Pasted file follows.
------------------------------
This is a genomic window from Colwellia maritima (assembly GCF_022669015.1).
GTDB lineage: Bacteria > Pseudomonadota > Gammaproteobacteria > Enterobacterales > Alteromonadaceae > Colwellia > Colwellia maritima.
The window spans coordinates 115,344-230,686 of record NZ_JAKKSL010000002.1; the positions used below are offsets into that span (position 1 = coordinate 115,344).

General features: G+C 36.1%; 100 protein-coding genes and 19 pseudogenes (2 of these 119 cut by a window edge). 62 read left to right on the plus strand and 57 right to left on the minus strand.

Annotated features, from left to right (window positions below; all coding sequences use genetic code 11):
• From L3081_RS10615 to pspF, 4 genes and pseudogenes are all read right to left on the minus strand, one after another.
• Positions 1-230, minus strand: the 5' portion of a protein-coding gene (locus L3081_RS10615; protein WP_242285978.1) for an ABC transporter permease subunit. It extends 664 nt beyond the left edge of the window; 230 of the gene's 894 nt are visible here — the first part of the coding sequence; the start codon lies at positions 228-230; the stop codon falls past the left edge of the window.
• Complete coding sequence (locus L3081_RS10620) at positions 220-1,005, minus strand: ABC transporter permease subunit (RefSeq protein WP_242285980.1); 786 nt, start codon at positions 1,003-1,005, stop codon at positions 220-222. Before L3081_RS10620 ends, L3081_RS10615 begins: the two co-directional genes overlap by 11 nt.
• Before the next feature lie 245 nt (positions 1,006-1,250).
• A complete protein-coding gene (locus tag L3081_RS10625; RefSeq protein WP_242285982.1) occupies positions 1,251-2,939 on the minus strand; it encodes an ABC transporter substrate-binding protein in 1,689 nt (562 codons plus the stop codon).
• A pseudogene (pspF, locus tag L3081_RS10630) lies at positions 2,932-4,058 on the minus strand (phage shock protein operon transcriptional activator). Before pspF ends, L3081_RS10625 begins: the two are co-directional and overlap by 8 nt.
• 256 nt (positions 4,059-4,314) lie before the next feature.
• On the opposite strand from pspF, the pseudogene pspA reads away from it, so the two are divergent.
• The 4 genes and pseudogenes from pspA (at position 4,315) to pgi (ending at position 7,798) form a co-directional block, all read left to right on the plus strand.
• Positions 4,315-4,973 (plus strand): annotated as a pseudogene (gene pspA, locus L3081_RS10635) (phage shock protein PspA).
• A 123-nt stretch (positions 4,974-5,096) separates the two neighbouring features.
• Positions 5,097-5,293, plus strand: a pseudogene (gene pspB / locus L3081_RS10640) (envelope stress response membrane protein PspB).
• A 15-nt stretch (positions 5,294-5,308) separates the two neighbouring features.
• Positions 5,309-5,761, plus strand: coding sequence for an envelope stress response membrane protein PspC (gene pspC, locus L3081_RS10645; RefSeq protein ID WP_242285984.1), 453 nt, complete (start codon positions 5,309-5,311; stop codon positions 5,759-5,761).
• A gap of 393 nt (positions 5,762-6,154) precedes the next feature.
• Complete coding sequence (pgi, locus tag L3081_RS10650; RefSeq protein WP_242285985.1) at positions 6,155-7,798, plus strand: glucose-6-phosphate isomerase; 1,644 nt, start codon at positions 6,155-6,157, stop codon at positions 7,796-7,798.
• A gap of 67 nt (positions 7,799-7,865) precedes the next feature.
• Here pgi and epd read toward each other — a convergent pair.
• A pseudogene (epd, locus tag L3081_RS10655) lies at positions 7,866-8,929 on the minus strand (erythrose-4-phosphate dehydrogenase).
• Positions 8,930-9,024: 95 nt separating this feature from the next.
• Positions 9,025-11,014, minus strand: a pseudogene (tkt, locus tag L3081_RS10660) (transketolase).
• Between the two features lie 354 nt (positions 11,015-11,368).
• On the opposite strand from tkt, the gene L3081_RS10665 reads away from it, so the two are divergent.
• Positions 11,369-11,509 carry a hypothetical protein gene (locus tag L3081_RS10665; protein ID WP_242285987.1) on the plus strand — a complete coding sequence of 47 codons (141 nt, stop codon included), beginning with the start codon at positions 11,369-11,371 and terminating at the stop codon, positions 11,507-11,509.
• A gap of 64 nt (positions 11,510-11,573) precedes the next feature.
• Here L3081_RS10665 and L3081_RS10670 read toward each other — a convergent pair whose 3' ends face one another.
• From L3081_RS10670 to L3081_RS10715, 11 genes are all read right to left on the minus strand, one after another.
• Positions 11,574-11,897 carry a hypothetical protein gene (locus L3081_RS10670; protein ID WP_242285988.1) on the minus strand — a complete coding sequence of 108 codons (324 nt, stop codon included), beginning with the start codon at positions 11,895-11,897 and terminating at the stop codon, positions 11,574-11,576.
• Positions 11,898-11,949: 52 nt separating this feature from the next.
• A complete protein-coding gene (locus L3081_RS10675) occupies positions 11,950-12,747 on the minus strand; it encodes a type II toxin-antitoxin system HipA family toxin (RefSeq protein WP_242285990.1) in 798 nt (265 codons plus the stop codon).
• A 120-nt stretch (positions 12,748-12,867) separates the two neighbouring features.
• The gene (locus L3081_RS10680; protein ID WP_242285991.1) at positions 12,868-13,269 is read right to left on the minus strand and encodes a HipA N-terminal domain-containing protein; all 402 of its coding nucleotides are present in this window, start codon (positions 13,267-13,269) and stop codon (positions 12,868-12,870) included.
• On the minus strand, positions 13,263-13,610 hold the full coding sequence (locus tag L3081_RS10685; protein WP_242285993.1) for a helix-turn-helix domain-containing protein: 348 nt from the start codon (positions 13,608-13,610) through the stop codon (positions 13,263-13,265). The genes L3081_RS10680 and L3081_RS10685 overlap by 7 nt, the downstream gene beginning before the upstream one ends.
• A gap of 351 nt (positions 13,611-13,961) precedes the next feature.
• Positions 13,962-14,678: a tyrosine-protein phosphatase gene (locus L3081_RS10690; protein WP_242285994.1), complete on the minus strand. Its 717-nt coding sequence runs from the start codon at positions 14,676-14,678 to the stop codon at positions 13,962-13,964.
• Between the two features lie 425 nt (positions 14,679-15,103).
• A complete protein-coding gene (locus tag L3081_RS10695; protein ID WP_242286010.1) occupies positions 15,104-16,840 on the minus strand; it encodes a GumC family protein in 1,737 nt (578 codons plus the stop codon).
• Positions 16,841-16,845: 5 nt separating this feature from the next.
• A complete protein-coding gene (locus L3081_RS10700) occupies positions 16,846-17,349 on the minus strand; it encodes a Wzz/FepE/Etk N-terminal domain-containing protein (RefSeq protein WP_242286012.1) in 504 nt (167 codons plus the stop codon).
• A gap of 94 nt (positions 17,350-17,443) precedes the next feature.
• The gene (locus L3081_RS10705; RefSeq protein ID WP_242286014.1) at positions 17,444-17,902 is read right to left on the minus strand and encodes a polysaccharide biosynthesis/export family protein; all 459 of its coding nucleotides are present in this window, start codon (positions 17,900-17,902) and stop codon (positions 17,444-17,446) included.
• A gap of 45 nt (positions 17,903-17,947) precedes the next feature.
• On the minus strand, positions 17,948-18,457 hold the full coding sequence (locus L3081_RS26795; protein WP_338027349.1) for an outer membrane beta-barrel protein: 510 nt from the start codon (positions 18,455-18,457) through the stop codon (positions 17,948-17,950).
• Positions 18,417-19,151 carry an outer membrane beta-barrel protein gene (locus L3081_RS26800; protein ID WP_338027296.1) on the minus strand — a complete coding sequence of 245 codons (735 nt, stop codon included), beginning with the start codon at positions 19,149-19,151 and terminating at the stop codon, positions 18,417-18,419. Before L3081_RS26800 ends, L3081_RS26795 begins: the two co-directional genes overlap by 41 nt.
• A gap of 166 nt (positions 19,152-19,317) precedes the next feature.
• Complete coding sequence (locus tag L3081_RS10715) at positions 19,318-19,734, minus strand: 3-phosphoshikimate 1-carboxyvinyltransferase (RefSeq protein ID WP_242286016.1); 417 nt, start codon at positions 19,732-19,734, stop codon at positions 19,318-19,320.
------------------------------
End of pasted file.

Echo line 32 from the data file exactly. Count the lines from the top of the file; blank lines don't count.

• From L3081_RS10670 to L3081_RS10715, 11 genes are all read right to left on the minus strand, one after another.